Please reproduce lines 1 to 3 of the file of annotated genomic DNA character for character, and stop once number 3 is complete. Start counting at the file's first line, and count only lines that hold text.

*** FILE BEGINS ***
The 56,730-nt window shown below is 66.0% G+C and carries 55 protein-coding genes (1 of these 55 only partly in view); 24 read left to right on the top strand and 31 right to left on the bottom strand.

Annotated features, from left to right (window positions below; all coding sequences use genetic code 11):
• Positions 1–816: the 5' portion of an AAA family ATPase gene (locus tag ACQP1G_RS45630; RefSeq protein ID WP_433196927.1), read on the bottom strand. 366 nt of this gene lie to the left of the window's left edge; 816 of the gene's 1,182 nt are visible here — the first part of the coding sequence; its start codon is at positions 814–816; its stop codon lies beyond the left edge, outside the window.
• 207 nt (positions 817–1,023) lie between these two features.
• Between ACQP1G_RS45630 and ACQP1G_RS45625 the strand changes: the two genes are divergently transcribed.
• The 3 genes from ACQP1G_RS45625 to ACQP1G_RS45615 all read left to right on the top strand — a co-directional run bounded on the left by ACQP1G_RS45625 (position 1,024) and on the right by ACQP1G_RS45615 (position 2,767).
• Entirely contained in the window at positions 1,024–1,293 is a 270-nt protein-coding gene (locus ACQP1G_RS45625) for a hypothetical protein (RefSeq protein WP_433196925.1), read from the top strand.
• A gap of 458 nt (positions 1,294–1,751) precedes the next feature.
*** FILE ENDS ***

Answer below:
The 56,730-nt window shown below is 66.0% G+C and carries 55 protein-coding genes (1 of these 55 only partly in view); 24 read left to right on the top strand and 31 right to left on the bottom strand.

Annotated features, from left to right (window positions below; all coding sequences use genetic code 11):
• Positions 1–816: the 5' portion of an AAA family ATPase gene (locus tag ACQP1G_RS45630; RefSeq protein ID WP_433196927.1), read on the bottom strand. 366 nt of this gene lie to the left of the window's left edge; 816 of the gene's 1,182 nt are visible here — the first part of the coding sequence; its start codon is at positions 814–816; its stop codon lies beyond the left edge, outside the window.